Dentist’s knowledge about guidelines to fight the virus.
Various modifications in dental practice.
Data sources and measurement
Data were gathered using an English language self-administrated questionnaire, which developed based on a similar study by Ahmed et al.10 after taking their permission. On the first page of the questionnaire, the participants were briefed about the purpose of the study and the voluntary and confidential nature of their participation. Informed consent was obtained from each participant in the form of answering a question (yes/ no) before proceeding with answering the questionnaire.
The questionnaire design consisted of 23 close-ended, multiple‐choice questions (yes/no/unaware or yes/no/don’t know) in three different sections. The first section of the questionnaire with four questions was related to the demographic data of the participants. The second section with 7 questions focused on the dentists’ fear of becoming infected with COVID-19 and the third section with 12 questions was designed to gather information regarding their knowledge about guidelines to fight the virus and to assess various modifications in dental practice.
To limit selection bias, all dental professionals who participated in this study were randomly selected and invited to respond to a self-administered anonymous questionnaire.
To limit information bias, all participants were offered the same explanation regarding the nature and the aim of the study.
Collected data were analyzed by IBM-SPSS (Version 22.0) software package for Microsoft windows. Descriptive statistics were calculated as frequencies and percentages.
A total of 216 dental professionals completed the questionnaire. Most of them were general dental practitioners 113 (52.3%), below the age of 40 years with no sex predilection. Approximately about 146 (67.6%) of dentists enrolled were working in private clinics as illustrated in Table 1.
Fear of dental personnel during the COVID-19 outbreak was assessed using the questionnaire as shown in Table 2. A total of 200 (92.6%) dental professionals were afraid of becoming infected with COVID-19 while 196 (90.7%) became anxious to treat patients showing suspicious symptoms. About 151 (69.9%) wanted to close their practice until the number of COVID-19 cases starts declining and 156 (72.2%) felt nervous when talking to patients in close vicinity. Almost all respondents 213 (98.6%) were afraid of carrying the infection from dental practice to their families. Only 151 (69.9%) felt afraid of getting quarantined while 154 (71.3%) got anxious when heard about COVID-19 mortalities.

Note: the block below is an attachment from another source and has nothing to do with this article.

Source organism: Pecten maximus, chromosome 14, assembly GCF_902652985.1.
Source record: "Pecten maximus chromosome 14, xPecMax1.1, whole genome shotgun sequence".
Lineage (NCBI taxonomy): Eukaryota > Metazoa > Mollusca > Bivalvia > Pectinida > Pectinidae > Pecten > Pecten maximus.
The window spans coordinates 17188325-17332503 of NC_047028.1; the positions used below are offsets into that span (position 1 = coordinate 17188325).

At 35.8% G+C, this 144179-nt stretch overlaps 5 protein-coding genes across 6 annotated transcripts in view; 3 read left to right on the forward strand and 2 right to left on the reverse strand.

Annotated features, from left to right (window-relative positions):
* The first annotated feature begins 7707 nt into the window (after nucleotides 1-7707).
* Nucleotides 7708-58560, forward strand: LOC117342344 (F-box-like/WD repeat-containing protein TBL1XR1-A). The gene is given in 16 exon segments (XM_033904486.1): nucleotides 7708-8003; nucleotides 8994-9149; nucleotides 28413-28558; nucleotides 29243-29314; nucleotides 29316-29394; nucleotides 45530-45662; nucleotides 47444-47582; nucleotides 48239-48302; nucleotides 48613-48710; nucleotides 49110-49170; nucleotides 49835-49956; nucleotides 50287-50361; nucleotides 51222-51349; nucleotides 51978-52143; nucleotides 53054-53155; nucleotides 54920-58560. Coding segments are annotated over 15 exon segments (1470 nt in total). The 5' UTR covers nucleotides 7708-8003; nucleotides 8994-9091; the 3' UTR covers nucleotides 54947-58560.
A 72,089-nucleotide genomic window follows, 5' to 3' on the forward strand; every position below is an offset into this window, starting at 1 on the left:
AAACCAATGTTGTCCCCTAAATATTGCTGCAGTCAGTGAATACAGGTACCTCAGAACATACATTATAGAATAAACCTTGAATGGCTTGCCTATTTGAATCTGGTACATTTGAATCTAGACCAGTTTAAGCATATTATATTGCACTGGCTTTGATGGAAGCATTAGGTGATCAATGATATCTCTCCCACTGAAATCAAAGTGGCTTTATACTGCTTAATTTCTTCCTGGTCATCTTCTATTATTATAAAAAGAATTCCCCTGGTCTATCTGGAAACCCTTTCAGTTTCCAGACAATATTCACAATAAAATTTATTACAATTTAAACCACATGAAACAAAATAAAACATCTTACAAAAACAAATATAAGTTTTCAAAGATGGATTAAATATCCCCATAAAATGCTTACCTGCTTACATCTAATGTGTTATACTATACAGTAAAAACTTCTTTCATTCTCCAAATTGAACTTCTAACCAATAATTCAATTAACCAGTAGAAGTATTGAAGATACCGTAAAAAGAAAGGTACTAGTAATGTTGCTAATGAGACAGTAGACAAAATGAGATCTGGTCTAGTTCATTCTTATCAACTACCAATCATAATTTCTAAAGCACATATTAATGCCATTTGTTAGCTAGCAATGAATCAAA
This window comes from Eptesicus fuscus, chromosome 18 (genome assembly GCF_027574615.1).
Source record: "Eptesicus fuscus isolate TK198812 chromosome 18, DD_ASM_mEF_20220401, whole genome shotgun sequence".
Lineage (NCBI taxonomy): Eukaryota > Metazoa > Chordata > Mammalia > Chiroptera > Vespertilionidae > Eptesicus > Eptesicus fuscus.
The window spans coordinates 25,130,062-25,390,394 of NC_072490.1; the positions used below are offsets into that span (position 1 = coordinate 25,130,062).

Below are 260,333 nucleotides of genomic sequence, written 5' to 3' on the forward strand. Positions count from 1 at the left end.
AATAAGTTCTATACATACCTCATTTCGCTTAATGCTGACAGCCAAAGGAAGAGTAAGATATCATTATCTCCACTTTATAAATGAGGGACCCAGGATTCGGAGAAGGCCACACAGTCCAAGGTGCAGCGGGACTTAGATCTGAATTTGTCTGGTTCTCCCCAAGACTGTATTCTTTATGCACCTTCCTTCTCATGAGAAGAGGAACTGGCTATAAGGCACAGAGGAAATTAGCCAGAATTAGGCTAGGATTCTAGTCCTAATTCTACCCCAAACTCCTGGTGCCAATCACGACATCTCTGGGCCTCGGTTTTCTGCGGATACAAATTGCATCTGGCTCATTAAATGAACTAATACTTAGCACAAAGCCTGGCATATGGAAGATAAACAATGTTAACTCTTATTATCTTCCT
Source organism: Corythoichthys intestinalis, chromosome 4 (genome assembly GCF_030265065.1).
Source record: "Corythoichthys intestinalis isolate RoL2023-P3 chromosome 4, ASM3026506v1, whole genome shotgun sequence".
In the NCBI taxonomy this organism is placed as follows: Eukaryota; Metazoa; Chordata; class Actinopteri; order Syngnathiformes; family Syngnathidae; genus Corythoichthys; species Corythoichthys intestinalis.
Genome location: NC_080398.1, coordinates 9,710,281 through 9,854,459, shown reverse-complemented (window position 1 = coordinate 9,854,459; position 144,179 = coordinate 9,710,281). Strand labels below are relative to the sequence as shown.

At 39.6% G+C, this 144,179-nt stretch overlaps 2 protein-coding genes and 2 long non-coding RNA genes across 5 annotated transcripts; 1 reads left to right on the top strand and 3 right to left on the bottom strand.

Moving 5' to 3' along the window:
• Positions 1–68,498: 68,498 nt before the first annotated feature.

Information regarding the knowledge of dental personnel about guidelines to fight the virus and various modifications in dental practice were also obtained using the questionnaire as illustrated in Table 3. Most of the respondents 203 (94.0%) were aware of the mode of transmission of COVID-19 but only 156 (72.2%) were updated with the current CDC or WHO guidelines for cross-infection control. Unfortunately, only 55 (25.5%) of dental personnel took the patient’s body temperature, 103 (47.7%) requested a patient’s travel history before performing any dental treatment, and only 154 (71.3%) deferred dental treatment of patients showing suspicious symptoms.
Regarding the use of personal protection, 180 (83.3%) of dentists believed that the surgical mask wasn’t enough to prevent cross-infection of COVID-19, and 175 (81.0%) believed that N-95 mask should be routinely worn. Although the majority of dentists 183 (84.7%) followed the universal precautions of infection control routinely, only 53 (24.5%) of the respondents reported the use of rubber dam isolation and 104 (48.1%) reported the use of high-volume suction. One hundred and ninety-nine (92.1%) of participants practiced washing hands with soap and water or sanitizer before and after treatment of patients, while 134 (62.0%) of participants were aware of the proper authority to contact if they came across a patient with a suspected COVID-19 infection.
This cross-sectional study assessed the fear of infection between Egyptian dentists practicing during the present COVID-19 pandemic and to explore their knowledge about guidelines to fight the virus and various modifications in dental practice through an online survey.
Data were gathered using a questionnaire based on the previous study of Ahmed et al.10 that was validated through intra-class correlation with a strong relation of 0.74. The online survey method is considered a useful tool for collecting data quickly with many benefits including saving time and money, ease of use, the capability to prohibit errors when entering and editing data, and rapid transmission of survey results.12
In a pandemic, fear, anxiety, and stress levels increase. Correspondingly, the rate of distress among healthcare staff is higher compared with the general population, because they are more at risk for infection.9,13
This is a result of the unique attributes of dental procedures including the proximity to the patients, the enormous number of droplets and aerosols generated during dental procedures,1 as the main route for transmission of coronavirus is through droplets and aerosols, the likelihood of dental professionals becoming infected and further spreading the virus is elevated.10
As a considerable viral load was consistently detected in the saliva of patients diagnosed with the infection by up to 91.7%,1 a high percentage of dentists reported their fear of becoming infected with COVID-19 from a patient or a co-worker in this study.